So Labor got its platform change, as expected, on same-sex marriage, but the fundamentalists got their conscience vote. Assuming a solid Coalition vote against change -- an assumption that has gone largely unchallenged -- that means legislation to change the marriage laws would be doomed in the present Parliament.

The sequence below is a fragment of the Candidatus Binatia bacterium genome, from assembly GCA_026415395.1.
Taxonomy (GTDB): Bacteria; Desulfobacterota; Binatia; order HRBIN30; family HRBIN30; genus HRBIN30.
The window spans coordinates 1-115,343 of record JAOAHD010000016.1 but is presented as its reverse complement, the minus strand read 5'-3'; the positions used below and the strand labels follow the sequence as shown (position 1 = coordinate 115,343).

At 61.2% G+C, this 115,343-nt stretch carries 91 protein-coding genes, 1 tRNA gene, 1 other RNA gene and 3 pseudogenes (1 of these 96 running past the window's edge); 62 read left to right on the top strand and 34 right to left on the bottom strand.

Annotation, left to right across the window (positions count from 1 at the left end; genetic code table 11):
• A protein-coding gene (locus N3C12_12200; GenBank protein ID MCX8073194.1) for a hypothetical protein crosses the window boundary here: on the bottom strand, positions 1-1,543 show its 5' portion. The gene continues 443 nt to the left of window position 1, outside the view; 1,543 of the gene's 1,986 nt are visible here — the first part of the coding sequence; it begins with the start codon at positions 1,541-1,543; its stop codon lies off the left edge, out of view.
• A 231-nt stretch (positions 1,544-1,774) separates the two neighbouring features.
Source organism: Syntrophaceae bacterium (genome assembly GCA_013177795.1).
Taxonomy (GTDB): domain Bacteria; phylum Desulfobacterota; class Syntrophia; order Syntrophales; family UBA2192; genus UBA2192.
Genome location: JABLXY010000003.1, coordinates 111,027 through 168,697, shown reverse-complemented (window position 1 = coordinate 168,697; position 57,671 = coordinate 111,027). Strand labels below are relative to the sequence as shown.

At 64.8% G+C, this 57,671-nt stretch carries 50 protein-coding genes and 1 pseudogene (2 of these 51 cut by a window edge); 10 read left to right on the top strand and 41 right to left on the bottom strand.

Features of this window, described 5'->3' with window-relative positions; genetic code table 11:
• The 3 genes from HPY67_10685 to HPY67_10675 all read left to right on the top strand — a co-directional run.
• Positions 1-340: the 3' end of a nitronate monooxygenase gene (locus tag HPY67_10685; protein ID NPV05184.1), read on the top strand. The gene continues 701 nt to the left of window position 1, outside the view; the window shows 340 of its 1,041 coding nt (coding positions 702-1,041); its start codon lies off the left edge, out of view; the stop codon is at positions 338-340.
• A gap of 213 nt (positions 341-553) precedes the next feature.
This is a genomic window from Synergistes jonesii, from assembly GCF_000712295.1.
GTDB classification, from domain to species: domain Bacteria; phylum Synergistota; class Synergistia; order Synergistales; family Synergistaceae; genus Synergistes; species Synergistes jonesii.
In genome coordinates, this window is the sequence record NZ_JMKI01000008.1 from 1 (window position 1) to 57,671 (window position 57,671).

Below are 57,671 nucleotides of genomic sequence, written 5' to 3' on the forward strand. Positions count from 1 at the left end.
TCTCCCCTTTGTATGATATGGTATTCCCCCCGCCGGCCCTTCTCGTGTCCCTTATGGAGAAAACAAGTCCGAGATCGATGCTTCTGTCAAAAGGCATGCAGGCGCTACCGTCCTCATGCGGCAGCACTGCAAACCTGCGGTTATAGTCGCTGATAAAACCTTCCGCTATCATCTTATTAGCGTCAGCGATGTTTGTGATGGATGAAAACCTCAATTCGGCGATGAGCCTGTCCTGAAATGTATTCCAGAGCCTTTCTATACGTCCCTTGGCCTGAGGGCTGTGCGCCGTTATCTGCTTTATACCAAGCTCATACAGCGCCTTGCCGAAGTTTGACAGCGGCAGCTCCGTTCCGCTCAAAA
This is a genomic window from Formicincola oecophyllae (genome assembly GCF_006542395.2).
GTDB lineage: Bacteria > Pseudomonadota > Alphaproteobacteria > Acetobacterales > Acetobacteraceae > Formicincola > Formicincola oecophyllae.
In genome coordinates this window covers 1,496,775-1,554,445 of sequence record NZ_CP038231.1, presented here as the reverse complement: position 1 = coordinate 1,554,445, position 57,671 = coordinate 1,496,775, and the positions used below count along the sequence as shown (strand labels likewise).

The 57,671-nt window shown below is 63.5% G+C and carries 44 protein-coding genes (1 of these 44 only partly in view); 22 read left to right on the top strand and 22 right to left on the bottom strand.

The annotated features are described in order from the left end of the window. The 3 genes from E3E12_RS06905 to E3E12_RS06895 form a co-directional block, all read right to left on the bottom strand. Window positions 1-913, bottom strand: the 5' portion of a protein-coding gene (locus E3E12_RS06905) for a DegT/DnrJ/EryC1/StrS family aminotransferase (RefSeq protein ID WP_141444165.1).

But there has been, finally, a little scrutiny of the Coalition's position. With its own battle out of the way, several senior Labor figures have been needling the opposition on its failure to embrace a conscience vote. Now Simon Birmingham, Liberal senator from South Australia, has urged his party to pay heed, saying that he would support a same-sex marriage bill if given the opportunity.